IT security spending to keep pace with budget

IT security spending to keep pace with budget

Money requested in the fiscal 2004 budget for IT security would increase about 10 percent to $4.7 billion, according to the Office of Management and Budget. At that figure, allocations for security would hold steady at about 8 percent of federal IT spending.

Much of the growth in IT spending, from an estimated $52.6 billion in 2003 to $59 billion requested in 2004, reflects the focus on homeland security, said Mark Forman, OMB's associate director for IT and e-government. Money earmarked for IT security has not been broken out in agency proposals that were released today, however.

Overall civilian domestic defense spending proposed for the coming year is estimated at $34.6 billion, the bulk of that'$23.9 billion'in the new Homeland Security Department. The request for the new department includes $500 million to identify critical infrastructure vulnerabilities and support improved security. The department's total request for information analysis and infrastructure protection is $829 million.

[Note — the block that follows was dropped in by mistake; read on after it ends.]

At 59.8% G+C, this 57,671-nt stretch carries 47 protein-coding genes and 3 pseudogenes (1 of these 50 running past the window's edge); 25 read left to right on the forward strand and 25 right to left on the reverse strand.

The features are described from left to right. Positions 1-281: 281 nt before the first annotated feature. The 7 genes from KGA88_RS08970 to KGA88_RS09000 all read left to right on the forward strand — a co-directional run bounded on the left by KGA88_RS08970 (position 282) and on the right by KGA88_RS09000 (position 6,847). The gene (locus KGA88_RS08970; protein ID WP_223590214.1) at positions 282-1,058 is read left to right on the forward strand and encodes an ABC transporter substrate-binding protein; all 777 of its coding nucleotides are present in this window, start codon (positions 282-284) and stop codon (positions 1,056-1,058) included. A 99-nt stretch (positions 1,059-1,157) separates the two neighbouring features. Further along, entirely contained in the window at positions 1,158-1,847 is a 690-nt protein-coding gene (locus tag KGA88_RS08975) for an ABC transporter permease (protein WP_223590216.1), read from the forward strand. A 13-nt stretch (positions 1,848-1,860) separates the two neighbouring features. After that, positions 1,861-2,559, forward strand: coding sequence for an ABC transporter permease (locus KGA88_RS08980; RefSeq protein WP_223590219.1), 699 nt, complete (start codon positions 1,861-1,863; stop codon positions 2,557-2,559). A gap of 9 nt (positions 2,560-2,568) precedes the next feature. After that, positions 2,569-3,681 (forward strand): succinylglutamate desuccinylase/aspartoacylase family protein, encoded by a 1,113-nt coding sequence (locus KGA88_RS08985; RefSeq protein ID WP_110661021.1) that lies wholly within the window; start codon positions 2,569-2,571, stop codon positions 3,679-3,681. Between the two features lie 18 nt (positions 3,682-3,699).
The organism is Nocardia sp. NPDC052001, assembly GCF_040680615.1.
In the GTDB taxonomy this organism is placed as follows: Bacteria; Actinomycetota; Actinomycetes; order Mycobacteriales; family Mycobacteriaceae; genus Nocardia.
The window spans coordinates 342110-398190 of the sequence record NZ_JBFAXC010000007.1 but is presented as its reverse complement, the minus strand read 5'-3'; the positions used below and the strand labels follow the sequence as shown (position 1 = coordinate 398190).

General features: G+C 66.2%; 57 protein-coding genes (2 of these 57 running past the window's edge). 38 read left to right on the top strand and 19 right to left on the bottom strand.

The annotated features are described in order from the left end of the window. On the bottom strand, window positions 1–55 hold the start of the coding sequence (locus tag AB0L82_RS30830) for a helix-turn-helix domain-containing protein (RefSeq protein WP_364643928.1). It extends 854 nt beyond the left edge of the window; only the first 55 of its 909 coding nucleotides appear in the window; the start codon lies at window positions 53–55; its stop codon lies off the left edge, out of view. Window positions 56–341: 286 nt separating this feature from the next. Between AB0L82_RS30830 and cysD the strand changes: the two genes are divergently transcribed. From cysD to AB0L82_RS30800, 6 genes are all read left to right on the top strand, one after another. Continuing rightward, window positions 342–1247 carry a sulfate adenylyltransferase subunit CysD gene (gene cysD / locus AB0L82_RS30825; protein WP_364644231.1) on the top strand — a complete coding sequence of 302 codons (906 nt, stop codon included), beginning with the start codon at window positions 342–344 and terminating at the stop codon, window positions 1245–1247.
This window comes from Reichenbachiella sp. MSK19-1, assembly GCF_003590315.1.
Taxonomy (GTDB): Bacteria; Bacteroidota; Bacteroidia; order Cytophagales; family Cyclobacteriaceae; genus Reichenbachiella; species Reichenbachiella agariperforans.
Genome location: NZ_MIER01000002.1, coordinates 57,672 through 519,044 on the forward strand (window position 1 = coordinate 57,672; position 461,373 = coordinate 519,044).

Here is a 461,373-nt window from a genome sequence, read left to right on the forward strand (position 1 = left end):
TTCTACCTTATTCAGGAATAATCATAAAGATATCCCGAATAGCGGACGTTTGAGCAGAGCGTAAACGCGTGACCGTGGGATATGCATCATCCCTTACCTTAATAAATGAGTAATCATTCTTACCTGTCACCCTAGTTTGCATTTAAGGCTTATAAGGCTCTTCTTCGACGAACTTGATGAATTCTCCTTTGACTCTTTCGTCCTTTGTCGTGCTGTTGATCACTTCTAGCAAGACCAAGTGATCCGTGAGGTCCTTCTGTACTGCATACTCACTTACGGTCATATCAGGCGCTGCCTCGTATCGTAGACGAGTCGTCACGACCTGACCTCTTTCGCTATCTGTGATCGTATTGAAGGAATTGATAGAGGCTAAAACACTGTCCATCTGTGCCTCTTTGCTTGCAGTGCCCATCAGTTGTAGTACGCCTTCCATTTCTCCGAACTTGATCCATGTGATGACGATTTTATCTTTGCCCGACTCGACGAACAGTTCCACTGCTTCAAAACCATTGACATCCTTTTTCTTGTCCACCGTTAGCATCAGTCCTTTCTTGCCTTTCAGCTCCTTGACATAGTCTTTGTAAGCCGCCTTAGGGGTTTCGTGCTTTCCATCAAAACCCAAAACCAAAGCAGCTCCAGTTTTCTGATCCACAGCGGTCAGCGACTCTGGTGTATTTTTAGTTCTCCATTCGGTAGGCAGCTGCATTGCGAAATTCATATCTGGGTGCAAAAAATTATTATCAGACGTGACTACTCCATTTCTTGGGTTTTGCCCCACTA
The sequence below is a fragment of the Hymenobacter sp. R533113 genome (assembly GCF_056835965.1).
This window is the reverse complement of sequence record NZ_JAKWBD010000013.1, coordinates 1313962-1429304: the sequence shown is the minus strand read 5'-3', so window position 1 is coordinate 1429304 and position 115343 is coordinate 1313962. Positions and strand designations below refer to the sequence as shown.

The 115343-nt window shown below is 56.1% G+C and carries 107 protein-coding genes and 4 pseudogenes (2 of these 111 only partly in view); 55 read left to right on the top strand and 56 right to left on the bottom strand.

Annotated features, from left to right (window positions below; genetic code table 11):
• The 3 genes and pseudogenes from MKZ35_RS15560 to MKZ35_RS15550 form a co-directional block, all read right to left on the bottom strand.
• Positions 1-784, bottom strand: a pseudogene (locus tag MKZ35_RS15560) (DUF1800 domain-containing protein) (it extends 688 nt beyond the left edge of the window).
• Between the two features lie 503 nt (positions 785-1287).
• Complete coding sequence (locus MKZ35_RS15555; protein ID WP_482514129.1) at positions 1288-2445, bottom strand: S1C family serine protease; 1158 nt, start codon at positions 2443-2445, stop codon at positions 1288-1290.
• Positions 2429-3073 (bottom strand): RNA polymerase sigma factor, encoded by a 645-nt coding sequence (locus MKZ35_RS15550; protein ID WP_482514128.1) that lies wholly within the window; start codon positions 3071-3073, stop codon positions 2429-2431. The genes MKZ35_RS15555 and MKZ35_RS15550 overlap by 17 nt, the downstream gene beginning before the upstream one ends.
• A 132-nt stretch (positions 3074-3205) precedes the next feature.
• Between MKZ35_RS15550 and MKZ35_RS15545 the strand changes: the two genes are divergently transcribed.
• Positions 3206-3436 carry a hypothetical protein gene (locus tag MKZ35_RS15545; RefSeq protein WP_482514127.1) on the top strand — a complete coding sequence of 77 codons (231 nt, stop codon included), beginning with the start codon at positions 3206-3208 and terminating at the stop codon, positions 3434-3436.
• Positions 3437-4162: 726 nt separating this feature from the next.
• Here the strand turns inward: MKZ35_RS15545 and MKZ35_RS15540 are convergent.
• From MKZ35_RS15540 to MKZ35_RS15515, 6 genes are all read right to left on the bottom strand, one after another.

The budget also includes $3.5 million for the National Institute of Standards and Technology for developing and certifying a standard for biometric identifiers, required under the USA Patriot Act. The proposal includes an increase of $12 million for homeland security standards, which also includes physical elements such as high-rise building safety. The overall NIST budget would shrink by 11.5 percent to $498 million, however.

The Justice Department would receive $60 million to investigate cybercrime in 2004, and the FBI would receive $37 million to improve security, including information security. The FBI also would get $12 million to link federal, state and local law enforcement information systems.

About the Author

William Jackson is a Maryland-based freelance writer.


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